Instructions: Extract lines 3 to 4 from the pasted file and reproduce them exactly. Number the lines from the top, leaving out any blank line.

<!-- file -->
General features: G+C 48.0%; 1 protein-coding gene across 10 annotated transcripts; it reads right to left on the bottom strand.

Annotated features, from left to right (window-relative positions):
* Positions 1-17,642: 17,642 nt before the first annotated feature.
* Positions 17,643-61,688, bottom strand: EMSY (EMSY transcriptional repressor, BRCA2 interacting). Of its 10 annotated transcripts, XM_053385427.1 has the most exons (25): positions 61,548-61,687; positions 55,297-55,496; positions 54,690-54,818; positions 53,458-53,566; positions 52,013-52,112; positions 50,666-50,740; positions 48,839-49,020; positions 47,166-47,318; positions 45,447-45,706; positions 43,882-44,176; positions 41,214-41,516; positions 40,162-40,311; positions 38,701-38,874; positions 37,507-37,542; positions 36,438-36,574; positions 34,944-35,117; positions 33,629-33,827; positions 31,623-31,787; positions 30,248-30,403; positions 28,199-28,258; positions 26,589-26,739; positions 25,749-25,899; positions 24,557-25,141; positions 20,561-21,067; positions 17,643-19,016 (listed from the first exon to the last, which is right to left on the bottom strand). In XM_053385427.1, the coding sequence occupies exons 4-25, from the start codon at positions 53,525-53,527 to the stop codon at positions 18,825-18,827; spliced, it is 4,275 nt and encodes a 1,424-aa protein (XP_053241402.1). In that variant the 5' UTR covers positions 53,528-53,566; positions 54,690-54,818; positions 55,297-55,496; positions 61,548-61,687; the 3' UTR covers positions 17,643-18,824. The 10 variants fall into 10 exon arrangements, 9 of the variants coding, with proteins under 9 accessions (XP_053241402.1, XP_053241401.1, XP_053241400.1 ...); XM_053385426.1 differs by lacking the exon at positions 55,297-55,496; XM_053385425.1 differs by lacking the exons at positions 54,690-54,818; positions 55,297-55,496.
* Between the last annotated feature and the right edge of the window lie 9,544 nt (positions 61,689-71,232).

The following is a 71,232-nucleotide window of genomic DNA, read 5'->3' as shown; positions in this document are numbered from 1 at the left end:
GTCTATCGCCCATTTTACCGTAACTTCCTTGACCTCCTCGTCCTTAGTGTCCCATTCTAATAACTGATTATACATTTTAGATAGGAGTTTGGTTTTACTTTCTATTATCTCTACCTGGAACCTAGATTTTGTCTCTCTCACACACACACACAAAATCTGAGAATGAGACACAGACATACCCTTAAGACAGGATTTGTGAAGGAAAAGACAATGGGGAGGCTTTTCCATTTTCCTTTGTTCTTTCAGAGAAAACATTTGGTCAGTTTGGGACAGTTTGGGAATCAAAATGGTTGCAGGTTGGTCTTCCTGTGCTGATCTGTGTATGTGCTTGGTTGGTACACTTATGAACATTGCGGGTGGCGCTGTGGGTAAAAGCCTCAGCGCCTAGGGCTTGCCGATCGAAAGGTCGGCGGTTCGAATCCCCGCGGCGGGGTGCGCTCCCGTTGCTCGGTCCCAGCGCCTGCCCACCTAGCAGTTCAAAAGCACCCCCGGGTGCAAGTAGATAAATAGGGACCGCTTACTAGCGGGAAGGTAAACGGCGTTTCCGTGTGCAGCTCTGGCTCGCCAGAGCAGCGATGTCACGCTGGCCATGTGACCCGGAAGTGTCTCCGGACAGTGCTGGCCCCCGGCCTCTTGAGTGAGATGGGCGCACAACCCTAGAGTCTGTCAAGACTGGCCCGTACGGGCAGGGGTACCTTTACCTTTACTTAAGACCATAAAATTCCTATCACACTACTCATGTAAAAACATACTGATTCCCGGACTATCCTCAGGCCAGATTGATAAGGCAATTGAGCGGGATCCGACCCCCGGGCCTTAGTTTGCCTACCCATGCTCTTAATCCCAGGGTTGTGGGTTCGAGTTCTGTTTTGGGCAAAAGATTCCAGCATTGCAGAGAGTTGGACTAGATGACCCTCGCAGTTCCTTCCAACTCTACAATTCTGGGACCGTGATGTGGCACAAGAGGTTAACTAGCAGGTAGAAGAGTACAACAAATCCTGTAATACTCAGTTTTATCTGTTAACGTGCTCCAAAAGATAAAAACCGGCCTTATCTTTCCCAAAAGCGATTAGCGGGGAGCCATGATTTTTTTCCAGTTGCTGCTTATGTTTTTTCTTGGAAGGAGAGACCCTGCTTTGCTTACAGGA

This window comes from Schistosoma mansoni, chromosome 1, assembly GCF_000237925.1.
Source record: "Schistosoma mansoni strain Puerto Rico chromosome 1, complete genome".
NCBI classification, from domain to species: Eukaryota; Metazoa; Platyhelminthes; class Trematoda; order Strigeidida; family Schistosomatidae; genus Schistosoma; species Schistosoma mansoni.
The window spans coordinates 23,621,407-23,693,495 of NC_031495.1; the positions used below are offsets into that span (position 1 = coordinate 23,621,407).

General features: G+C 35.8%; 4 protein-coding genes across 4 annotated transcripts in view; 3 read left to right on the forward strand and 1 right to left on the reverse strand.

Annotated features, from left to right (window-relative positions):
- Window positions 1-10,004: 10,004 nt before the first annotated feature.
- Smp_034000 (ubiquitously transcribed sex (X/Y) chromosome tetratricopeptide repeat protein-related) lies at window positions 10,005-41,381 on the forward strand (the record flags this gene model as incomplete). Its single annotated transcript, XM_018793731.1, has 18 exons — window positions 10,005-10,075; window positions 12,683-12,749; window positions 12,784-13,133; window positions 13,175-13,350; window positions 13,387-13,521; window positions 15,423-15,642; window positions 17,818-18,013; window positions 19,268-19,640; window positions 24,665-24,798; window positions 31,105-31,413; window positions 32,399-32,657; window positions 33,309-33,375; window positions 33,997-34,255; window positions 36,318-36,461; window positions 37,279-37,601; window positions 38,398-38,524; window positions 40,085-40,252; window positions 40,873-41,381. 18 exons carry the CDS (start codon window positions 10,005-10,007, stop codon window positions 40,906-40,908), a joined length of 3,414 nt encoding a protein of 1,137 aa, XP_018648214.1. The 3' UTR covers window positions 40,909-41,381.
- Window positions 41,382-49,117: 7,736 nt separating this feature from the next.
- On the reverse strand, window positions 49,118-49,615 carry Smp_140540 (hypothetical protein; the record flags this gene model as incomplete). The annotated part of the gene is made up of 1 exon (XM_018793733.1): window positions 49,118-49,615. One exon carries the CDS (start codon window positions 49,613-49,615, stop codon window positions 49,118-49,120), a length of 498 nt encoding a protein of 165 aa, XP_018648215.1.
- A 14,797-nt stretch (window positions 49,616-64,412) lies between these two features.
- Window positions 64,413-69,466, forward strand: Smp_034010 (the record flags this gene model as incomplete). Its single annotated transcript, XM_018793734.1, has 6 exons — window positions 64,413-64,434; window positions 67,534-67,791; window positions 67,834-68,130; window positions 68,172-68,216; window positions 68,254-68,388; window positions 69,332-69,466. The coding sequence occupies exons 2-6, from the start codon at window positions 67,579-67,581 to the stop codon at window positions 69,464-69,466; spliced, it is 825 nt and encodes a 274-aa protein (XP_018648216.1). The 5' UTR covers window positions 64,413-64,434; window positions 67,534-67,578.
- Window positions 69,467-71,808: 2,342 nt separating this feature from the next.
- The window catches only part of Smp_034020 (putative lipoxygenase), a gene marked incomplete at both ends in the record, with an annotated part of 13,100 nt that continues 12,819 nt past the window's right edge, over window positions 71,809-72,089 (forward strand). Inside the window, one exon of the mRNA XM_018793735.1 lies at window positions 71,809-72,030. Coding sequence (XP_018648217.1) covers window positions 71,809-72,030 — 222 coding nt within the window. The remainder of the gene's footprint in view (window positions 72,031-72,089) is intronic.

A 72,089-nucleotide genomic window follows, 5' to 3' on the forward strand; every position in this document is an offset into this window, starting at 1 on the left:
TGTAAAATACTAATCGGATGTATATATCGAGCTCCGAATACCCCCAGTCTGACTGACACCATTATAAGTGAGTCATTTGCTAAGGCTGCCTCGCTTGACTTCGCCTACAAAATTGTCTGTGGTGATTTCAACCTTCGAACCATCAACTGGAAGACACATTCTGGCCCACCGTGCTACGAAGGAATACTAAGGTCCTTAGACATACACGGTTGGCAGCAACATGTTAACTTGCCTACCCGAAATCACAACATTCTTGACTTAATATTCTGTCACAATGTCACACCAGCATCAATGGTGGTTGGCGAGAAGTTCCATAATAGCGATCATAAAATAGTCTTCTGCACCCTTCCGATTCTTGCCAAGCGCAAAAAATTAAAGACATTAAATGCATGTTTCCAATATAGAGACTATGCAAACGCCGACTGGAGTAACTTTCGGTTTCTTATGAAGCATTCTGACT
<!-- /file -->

* Positions 1-17,642: 17,642 nt before the first annotated feature.
* Positions 17,643-61,688, bottom strand: EMSY (EMSY transcriptional repressor, BRCA2 interacting). Of its 10 annotated transcripts, XM_053385427.1 has the most exons (25): positions 61,548-61,687; positions 55,297-55,496; positions 54,690-54,818; positions 53,458-53,566; positions 52,013-52,112; positions 50,666-50,740; positions 48,839-49,020; positions 47,166-47,318; positions 45,447-45,706; positions 43,882-44,176; positions 41,214-41,516; positions 40,162-40,311; positions 38,701-38,874; positions 37,507-37,542; positions 36,438-36,574; positions 34,944-35,117; positions 33,629-33,827; positions 31,623-31,787; positions 30,248-30,403; positions 28,199-28,258; positions 26,589-26,739; positions 25,749-25,899; positions 24,557-25,141; positions 20,561-21,067; positions 17,643-19,016 (listed from the first exon to the last, which is right to left on the bottom strand). In XM_053385427.1, the coding sequence occupies exons 4-25, from the start codon at positions 53,525-53,527 to the stop codon at positions 18,825-18,827; spliced, it is 4,275 nt and encodes a 1,424-aa protein (XP_053241402.1). In that variant the 5' UTR covers positions 53,528-53,566; positions 54,690-54,818; positions 55,297-55,496; positions 61,548-61,687; the 3' UTR covers positions 17,643-18,824. The 10 variants fall into 10 exon arrangements, 9 of the variants coding, with proteins under 9 accessions (XP_053241402.1, XP_053241401.1, XP_053241400.1 ...); XM_053385426.1 differs by lacking the exon at positions 55,297-55,496; XM_053385425.1 differs by lacking the exons at positions 54,690-54,818; positions 55,297-55,496.